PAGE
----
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Originally published Tuesday, June 3, 2014 at 6:15 AM

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Mom wants to see married daughter but not her hubby

Mother tries to maneuver ways to see her daughter alone.


Syndicated columnist

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Dear Carolyn

Adapted from a recent online discussion.

Hi, Carolyn:

I got married about a year ago, at age 30. Before that, I lived with my parents for a few years in my 20s to save some money after school. This really helped us relate to each other better as adults, but it also made it very tough for them when I moved back out and later got married.

Even though she likes my husband a lot, Mom is always trying to maneuver ways to see me alone, excluding him. Is this normal?

By the way, it’s not like my husband and I are conjoined at the hip; I visit my parents by myself plenty of the time. I feel like Mom is uncomfortable relating to the married me and doesn’t enjoy my company unless I’m alone. Any thoughts?

– Virginia

DEAR VIRGINIA: Have you brought this out into the open with your mom? “I may be reading this wrong, but it appears to me that you’re always trying to maneuver ways to see me without Chuckles. Is there something you’re not telling me? Please don’t be afraid to tell me the truth.”

Then don’t react emotionally when she does. It might help if you think of any truth as a better outcome than, “Oh, no, everything’s fine,” which has almost zero productive worth when you’ve already witnessed an odd pattern in someone’s behavior. All you can say to that one is, “OK, I’ll take you at your word, but if anything changes let me know” — and see if her way of dealing with you and your husband does in fact change.

If she does offer up a reason, then handling her answer gracefully will help with whatever follows.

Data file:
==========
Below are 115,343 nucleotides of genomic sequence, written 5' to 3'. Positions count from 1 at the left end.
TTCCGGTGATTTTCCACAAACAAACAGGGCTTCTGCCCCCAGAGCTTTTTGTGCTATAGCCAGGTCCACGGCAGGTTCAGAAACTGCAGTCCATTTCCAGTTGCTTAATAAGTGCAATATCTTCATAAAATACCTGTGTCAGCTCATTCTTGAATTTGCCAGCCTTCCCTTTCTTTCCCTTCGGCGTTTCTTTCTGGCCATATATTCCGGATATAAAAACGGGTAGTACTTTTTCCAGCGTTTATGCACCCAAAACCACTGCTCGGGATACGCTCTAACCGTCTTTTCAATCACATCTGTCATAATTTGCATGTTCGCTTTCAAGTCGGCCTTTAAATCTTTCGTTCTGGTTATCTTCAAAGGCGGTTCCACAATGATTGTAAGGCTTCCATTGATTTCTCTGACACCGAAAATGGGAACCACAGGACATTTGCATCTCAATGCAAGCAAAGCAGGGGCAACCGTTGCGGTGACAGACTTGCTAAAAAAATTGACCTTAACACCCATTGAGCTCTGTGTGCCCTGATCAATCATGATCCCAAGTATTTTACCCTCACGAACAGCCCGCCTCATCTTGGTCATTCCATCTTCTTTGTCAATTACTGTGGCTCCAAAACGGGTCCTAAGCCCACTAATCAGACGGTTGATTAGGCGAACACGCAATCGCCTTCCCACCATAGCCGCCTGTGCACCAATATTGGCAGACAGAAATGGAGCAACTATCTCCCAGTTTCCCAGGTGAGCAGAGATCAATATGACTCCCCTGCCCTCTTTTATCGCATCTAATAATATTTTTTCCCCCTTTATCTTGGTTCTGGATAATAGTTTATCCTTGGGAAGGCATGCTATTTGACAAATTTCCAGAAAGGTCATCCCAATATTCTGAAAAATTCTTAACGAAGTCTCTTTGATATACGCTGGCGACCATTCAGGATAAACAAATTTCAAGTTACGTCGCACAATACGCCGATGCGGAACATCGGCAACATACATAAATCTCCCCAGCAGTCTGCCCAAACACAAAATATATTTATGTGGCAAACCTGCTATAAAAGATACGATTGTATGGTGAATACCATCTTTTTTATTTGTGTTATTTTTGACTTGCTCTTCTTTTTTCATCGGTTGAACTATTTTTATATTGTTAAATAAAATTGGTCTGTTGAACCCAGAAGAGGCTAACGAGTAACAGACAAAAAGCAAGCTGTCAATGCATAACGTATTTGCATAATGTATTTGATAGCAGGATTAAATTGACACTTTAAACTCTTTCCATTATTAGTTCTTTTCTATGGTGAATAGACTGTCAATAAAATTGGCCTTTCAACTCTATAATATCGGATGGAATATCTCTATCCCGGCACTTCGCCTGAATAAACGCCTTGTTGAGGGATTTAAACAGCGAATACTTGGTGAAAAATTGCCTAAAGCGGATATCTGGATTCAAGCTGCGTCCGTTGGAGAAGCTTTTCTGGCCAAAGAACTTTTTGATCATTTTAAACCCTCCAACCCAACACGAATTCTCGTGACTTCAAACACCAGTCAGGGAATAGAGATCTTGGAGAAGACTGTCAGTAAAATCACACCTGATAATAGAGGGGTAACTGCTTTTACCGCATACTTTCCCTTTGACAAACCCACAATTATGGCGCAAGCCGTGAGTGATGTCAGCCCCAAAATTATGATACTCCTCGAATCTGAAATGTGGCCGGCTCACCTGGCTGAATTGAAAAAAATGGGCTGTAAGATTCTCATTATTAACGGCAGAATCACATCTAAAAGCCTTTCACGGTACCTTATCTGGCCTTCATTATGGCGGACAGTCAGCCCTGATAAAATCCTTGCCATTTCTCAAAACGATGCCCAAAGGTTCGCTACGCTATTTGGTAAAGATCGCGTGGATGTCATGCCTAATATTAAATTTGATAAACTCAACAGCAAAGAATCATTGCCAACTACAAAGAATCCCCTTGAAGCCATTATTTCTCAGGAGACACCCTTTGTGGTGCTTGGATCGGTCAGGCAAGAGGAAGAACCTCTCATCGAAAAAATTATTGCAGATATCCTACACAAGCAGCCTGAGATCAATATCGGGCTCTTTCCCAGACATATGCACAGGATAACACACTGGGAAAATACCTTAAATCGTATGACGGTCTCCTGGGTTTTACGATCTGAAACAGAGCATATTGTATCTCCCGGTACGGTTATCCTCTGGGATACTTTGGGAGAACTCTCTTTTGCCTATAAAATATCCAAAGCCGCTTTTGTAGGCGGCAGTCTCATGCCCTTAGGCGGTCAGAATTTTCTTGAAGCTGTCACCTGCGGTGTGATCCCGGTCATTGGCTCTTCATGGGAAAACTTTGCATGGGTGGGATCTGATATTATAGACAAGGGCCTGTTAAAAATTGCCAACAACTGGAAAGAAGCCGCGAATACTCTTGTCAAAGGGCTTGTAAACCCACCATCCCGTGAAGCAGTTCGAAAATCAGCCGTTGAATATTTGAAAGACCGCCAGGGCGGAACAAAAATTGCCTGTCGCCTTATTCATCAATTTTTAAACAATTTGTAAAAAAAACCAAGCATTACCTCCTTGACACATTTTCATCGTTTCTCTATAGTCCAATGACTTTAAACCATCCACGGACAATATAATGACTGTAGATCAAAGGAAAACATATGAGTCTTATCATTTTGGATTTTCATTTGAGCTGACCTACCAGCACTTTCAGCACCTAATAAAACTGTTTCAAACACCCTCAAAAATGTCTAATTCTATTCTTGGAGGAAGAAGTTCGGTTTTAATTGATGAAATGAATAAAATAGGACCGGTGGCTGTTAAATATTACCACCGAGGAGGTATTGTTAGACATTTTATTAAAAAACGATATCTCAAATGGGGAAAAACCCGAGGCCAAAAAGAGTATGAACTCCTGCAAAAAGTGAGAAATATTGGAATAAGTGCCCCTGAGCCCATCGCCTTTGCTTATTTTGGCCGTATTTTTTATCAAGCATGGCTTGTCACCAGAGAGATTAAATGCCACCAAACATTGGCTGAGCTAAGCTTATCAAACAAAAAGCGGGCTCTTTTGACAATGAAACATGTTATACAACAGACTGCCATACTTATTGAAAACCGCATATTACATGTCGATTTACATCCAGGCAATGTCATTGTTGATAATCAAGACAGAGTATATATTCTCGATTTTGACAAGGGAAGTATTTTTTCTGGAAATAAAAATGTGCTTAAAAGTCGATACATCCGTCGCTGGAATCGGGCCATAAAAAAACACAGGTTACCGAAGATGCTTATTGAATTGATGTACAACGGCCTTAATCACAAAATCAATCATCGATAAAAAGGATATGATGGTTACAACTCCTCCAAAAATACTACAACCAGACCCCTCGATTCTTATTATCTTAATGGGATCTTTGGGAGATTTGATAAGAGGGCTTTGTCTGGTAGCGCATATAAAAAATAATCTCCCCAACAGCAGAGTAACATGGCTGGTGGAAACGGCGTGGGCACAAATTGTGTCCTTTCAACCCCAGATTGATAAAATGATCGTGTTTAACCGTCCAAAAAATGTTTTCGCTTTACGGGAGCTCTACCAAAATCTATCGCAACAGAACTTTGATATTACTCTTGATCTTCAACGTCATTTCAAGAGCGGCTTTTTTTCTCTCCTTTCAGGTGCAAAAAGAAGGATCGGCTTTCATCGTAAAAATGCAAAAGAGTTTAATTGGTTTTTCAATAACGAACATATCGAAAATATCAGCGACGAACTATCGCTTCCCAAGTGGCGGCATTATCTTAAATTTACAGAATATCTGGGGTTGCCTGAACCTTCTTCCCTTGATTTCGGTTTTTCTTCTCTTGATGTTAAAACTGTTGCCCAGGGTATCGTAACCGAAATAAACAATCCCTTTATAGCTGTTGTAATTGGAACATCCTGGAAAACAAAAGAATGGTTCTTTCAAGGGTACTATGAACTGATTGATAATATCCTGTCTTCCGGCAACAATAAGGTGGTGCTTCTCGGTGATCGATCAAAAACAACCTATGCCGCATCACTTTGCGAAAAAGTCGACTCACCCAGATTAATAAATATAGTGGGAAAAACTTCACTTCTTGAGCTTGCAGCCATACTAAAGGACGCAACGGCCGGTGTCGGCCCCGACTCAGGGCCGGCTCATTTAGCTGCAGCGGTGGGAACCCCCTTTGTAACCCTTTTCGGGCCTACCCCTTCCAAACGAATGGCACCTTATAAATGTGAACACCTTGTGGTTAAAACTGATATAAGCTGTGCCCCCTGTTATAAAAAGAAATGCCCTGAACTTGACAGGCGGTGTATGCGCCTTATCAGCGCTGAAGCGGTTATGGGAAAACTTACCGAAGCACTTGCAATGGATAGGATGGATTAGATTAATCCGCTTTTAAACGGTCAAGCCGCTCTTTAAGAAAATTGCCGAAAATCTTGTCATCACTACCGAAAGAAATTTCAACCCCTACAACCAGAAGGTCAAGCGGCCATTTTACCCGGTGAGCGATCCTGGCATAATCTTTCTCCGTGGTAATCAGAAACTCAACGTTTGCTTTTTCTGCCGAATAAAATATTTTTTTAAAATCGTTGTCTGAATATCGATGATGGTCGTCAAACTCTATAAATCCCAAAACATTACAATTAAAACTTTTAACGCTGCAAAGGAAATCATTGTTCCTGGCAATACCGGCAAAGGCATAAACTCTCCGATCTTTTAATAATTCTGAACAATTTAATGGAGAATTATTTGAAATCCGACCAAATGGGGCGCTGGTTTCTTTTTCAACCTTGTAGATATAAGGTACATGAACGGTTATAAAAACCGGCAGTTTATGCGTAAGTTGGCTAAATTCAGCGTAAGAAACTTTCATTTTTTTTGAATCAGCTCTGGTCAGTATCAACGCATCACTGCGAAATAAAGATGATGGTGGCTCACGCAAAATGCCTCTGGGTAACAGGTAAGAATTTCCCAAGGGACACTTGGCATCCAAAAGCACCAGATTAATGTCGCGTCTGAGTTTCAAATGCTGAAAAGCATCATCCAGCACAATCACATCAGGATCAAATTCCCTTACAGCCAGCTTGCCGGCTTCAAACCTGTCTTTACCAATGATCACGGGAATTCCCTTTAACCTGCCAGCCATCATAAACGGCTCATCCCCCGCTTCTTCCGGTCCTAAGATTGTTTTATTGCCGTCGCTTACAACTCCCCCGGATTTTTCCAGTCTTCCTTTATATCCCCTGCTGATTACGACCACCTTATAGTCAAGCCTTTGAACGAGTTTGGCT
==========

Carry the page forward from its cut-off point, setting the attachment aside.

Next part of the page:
The most likely answer is that she just misses your company, and your company is something that changes when a spouse is or isn’t around. A less-likely but still common answer is that she doesn’t like your husband or doesn’t like the way you are around him.

You and she are more likely to withstand the dropping of a bomb like that if you hold it together, thank her for her candor, say you need time to process the information, and then do just that.

For what it’s worth: It’s normal for family chemistry to change when spouses are present, so occasional solo visits make sense. If your mom just can’t abide him (or you with him), then it’s time to dig into why.

DEAR CAROLYN: As an adult, is it ever OK to tell your parent you don’t like their significant other and/or that you think their significant other doesn’t treat them well? I feel like my dad is being taken advantage of by his girlfriend. He spends a lot of time and money and effort on her. She spends little of those things on him. But since I’m an adult, this has no bearing on my day-to-day life. And since my dad’s an adult, well, he gets to choose who he spends time with. I just hate watching it.

– Anonymous

DEAR ANONYMOUS: “So, how are things going with Girlfriend. Are you happy?” Then, you listen. Often people will find a way to tell you whether your concern would be welcome or seen as an imposition.

Email Carolyn at tellme@washpost.com and follow her on Facebook at www.facebook.com/carolyn.hax. Find her columns daily at www.seattletimes.com/living



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